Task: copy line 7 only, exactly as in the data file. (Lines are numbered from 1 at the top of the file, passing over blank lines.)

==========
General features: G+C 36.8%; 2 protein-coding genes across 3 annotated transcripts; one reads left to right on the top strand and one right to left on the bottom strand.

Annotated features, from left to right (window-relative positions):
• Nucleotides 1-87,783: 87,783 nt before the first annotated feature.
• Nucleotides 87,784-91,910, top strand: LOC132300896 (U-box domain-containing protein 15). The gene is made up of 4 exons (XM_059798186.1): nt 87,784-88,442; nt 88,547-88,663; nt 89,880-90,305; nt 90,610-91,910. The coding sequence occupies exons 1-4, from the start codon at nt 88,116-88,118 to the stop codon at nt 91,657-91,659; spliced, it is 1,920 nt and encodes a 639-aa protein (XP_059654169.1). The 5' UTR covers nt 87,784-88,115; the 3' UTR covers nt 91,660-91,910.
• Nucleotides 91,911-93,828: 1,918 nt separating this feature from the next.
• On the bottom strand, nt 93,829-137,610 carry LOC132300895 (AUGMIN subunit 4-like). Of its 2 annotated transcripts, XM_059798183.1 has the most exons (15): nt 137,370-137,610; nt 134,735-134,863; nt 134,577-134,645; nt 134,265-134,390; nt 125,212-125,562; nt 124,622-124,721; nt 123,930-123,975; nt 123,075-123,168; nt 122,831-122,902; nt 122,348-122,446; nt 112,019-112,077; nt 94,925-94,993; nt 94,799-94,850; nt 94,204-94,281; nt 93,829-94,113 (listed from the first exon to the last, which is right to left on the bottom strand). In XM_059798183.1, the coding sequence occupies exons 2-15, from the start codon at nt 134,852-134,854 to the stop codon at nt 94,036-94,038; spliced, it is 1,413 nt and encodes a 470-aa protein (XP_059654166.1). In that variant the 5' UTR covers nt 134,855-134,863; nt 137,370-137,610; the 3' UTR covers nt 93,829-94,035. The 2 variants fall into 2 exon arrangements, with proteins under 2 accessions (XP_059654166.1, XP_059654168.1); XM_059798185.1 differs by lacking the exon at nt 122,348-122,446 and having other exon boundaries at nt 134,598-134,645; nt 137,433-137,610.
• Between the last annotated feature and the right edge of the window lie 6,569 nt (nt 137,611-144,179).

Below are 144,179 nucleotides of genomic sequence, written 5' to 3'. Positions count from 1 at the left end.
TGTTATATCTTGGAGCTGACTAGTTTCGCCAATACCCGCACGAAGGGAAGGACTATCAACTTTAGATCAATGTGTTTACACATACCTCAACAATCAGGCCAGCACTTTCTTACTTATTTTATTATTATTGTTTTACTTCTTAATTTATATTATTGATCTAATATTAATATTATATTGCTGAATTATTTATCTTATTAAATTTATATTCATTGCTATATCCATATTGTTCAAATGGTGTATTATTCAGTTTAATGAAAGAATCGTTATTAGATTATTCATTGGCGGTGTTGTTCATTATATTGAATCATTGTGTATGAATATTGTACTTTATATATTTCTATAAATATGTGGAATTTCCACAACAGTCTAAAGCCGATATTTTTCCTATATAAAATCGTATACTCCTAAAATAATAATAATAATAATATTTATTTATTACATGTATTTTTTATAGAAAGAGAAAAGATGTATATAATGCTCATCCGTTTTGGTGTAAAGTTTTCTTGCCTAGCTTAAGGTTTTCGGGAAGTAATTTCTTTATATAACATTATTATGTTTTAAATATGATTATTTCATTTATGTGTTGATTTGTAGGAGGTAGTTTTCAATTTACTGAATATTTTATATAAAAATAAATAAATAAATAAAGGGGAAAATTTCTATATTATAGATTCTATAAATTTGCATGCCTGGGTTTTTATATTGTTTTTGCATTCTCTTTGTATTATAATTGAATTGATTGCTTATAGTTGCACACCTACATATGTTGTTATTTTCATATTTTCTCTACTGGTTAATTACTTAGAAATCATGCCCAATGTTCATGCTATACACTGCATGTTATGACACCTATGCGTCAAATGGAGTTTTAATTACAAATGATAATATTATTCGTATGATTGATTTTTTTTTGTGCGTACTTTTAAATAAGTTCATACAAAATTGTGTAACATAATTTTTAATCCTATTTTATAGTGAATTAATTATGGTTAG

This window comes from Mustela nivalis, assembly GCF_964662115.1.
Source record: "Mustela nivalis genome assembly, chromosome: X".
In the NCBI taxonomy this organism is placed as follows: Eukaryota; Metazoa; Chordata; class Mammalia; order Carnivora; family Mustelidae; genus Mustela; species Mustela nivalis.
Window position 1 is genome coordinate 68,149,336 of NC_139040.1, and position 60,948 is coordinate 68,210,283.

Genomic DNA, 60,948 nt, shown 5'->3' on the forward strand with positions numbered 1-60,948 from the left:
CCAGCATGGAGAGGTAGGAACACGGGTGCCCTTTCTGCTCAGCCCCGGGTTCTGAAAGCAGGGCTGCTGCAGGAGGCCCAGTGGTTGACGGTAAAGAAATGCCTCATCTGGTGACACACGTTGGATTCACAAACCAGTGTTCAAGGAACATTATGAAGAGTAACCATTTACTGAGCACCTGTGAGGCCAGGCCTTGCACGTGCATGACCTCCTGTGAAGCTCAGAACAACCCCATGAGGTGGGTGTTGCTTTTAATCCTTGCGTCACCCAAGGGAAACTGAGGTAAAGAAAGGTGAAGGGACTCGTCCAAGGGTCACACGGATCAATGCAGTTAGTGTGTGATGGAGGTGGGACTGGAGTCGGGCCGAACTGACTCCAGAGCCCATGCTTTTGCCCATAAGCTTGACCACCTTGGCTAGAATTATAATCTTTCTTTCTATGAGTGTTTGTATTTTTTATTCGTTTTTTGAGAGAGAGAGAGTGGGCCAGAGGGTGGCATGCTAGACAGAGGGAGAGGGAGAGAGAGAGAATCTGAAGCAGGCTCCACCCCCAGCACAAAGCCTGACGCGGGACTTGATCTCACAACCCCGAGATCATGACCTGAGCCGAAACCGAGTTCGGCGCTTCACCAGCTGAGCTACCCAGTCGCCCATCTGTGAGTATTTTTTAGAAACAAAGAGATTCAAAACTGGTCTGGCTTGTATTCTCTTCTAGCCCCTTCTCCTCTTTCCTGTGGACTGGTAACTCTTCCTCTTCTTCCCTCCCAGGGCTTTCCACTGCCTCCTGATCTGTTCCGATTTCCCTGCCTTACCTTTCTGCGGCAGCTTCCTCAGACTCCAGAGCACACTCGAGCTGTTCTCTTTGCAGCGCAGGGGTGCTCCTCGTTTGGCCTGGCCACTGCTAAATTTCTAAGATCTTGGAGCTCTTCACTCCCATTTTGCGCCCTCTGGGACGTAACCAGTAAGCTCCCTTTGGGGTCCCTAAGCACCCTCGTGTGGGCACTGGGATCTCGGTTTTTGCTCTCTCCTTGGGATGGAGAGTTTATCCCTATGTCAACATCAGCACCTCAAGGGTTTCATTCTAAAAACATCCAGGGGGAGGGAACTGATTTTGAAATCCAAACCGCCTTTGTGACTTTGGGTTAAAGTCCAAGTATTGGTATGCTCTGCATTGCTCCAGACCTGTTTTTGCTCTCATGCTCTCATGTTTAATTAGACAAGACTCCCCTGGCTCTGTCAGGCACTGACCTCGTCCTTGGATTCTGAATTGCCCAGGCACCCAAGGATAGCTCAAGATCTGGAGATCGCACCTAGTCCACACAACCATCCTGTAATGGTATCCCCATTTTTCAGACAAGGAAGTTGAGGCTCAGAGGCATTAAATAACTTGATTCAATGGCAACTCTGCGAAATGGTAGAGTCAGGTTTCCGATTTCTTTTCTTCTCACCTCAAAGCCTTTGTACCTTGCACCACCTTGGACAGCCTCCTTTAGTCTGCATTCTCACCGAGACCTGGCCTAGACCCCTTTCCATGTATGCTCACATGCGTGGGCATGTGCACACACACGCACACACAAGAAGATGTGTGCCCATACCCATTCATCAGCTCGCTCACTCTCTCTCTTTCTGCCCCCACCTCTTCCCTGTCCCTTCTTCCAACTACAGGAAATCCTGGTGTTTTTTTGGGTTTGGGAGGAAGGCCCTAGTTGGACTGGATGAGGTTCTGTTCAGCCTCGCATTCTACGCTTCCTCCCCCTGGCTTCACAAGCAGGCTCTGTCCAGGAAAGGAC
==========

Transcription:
• Between the last annotated feature and the right edge of the window lie 6,569 nt (nt 137,611-144,179).